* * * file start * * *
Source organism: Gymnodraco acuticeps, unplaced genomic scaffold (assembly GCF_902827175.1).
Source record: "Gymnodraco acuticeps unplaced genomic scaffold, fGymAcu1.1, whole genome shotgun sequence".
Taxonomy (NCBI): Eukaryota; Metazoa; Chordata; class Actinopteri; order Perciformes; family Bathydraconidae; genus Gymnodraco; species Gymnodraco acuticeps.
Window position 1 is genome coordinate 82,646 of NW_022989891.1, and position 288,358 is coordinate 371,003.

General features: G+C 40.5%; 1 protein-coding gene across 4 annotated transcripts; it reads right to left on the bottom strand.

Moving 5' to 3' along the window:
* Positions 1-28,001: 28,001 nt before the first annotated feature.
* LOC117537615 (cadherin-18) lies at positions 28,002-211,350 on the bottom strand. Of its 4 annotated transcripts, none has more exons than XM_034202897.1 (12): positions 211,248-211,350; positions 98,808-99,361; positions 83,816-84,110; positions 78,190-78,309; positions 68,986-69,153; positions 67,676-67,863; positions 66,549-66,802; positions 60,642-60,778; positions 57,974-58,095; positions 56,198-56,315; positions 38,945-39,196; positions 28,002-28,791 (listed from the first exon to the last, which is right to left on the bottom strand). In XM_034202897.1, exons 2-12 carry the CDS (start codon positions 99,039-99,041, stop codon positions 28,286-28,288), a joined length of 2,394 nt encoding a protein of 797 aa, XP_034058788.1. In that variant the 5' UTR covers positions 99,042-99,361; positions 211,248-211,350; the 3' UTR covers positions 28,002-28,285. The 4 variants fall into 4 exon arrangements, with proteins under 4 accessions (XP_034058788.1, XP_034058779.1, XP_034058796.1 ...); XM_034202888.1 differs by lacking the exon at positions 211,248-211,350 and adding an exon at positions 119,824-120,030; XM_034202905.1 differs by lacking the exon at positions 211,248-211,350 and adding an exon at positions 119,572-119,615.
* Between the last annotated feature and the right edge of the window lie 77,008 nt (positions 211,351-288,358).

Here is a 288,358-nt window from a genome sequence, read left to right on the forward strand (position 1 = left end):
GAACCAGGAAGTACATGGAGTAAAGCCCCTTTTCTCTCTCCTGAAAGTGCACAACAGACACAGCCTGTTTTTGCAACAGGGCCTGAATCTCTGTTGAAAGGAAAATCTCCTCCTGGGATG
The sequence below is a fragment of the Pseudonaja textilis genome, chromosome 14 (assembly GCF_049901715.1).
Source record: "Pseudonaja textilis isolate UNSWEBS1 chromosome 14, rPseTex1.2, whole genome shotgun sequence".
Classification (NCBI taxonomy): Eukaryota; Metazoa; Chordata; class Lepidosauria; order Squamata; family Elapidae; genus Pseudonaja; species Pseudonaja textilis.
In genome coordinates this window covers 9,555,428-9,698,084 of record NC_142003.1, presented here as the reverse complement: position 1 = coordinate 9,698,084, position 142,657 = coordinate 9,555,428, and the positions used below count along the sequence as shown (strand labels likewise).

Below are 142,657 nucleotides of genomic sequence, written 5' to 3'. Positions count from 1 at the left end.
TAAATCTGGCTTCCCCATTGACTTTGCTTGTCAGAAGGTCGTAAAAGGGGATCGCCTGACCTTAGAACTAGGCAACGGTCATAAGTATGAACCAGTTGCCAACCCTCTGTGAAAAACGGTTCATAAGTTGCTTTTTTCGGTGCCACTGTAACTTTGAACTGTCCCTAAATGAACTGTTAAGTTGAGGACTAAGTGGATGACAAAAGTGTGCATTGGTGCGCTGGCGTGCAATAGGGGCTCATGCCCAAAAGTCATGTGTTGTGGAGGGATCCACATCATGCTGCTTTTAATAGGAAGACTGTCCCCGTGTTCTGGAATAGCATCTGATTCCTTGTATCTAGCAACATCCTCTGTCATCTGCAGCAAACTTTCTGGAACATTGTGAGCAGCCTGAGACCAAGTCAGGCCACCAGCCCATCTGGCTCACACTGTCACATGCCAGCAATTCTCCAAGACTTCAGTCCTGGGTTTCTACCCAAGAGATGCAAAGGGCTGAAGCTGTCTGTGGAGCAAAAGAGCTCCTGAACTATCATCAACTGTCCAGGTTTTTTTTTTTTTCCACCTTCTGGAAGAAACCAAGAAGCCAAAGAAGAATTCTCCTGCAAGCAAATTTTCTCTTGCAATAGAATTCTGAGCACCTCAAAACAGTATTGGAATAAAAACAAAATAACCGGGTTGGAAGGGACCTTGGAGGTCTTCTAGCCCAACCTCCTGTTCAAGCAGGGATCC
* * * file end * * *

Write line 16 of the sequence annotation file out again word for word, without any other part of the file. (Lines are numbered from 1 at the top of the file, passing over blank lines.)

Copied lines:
Below are 142,657 nucleotides of genomic sequence, written 5' to 3'. Positions count from 1 at the left end.